·         Check all electronic/electrical items that may need service and don’t leave it to the day you relaunch your vessel to contact your local dealer or supplier for service. 

·         Consider electronic chart card updates for the new season.  Contact your supplier or manufacturer and do not leave to the last minute.

·         Go online and check for manufacturers software updates.  There could be enhancements or new features at no extra costs.

·         Check normal operation of all electronic and electrical equipment onboard, a cold damp winter will highlight weaknesses in products and the first few power cycles can throw up a wide range of issues not seen before.

·         Browse the handbooks prior to when the boat is being launched.  Saves time calling your dealer or manufacturer on ‘how to enter a route in my chart plotter’ or ‘my instruments keep alarming and how do I stop it’.

·         Plan ahead for any service work required and notify your local dealer asap so they can help book it into their busy schedule.

If you need any help or advice regarding your boat, please contact a local BMEEA Member.

Are you ready for Spring? Electrics and Electronics

With Winter on its way out and Spring definitely on its way, we have some spring preparation tips for you:

  • Check the shore power connections, inspect the cable and sockets, look for frayed cable, damaged insulation, corroded/ burnt pins and sockets, damaged external fittings and replace as required.
  • Test shore power functionality, use your local qualified marine Electrical engineer to test the AC installation to ensure the reverse polarity protection and earth leakage protection functions correctly.
  • Test all lighting fixtures, cabin lights, deck lights, instrument lights etc. replace burned out bulbs and damaged fittings. Store spare bulbs on board.
  • Make sure that vhf and GPS antennae are secure, in good condition and the antenna cable is undamaged.
  • Bilge pumps should be inspected for proper automatic and manual operation. Check float switches, cables, connections and filters to ensure correct operation.
  • Check all drive belts for tension, fraying, and wear, also check that all belts are aligned properly and that no belts are slipping. These may include an engine water pump, alternator drive, fresh water pump and possibly any autopilot drives.
  • Check that the bilge ventilation blower is correctly operating and ventilating gasses from bilge areas and engine room.
  • Check and replace zinc anodes if necessary, they guard against galvanic corrosion that can quickly destroy underwater metals like your rudder or outboard.
  • Check lubber line alignment and deviation of both the main steering compass and electronic compasses (e.g. heading references for autopilot) so they give accurate bearings and headings.  Ensure that equipment installed over the winter period is not located where it can affect the safe and correct operation of the compass sensors.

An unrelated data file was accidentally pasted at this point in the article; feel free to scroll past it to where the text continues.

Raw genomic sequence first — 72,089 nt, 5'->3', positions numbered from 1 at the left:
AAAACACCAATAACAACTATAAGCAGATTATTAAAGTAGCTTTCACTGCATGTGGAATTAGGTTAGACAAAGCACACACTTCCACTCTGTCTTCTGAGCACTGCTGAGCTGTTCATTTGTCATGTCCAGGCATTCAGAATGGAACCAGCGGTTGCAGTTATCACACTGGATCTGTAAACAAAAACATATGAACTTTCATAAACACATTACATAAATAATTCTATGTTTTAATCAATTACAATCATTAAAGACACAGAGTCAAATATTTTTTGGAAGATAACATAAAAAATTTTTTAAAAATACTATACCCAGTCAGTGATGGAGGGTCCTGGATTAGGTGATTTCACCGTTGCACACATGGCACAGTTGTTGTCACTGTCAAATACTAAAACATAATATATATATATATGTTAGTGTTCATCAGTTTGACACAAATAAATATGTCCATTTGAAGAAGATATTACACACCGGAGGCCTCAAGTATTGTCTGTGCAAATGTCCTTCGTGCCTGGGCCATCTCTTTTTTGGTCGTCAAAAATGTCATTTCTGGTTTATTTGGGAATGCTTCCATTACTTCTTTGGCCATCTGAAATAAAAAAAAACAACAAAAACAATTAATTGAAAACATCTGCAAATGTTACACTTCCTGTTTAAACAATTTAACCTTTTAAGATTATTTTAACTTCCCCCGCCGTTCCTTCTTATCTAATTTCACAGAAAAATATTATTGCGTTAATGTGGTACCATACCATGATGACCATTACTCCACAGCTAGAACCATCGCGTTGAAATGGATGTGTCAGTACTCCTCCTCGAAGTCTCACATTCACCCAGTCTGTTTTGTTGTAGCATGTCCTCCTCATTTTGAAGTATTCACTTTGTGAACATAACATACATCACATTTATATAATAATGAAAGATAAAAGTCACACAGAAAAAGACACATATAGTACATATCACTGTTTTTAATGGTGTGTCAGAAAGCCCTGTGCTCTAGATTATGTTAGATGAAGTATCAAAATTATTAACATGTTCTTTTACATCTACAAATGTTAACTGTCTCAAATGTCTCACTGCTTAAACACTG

• Ensure that the radar reflector is functioning correctly, if you do not have one, consider having one fitted, this ensures that your boat is more visible on other radars.
  • Check the batteries, if removed for safe keeping over the winter, fully charge them and refit back onboard – if you are unable to do this, ask your local approved and qualified marine electrician to do this, ( for a list of BMEEA members able to assist please visit the member locator – need a link here to the BMEEA dealer locator).  Batteries left uncharged for long periods will need to be replaced completely.
  • Inspect battery terminals for corrosion. If they appear corroded, clean and protect with an inert protectant like Vaseline/ petroleum Jelly
  • Check the water level of the boat’s batteries (to include bow thruster battery if separate). If water levels are low, add distilled water to maintain battery’s performance – NOT TAP WATER as that will diminish battery performance.
  • Ensure battery storage is clean, is not corroded, is well ventilated, and that batteries are secured firmly in place with metal or fabric straps that are strong enough to prevent the batteries becoming dislodged in rough weather.

If you have any other tips you think should be added, please let us know by emailing secretary@bmeea.co.uk

Many thanks,

BMEEA

Impact of lightning or electrostatic charge

Whether it be a direct hit or near strike, the likelihood is that all electronics on board a vessel will have some measure of damage caused by a direct lightning strike or close proximity to a significant Electrostatic discharge.

Given the nature of an integrated system onboard of electrics and electronics it is impossible to predict what route the static discharge will take as is goes to ground and it also depends whether the boat or boatbuilder or installer made any precautions to try to protect against such an event.  

The damage to equipment, cabling and ancillaries can be immediate and components are blown up instantly or damage can be partial and the components will fail at an indeterminate period thereafter.  It is also likely the majority of other electrical equipment onboard will either be damaged or partially affected and will prematurely fail at some future point in time.

The Electrostatic discharge will cause random damage to PCBs and especially will destroy ICs and flat pack devices, as well as arc across copper tracks completely or partially severing them.

There is limited protection which can be provided to electronics to protect against static damage, simply due to the massive energy levels involved, however, installations can be given limited protection, simply by bonding all rigging to deck fittings and to an independent grounding plate using appropriate sizes of copper strapping will offer a reasonable level of protection.

The provision of lightning protection should be considered if the craft is intended for use in an area where there is likely to be a high incidence of electrical storms, for example inland lakes, Caribbean, North East Asia are all areas of significant Electrostatic activity.

There is a standard ISO 10134 : 1993 for lightning protection on small craft.

GENERAL PRINCIPLES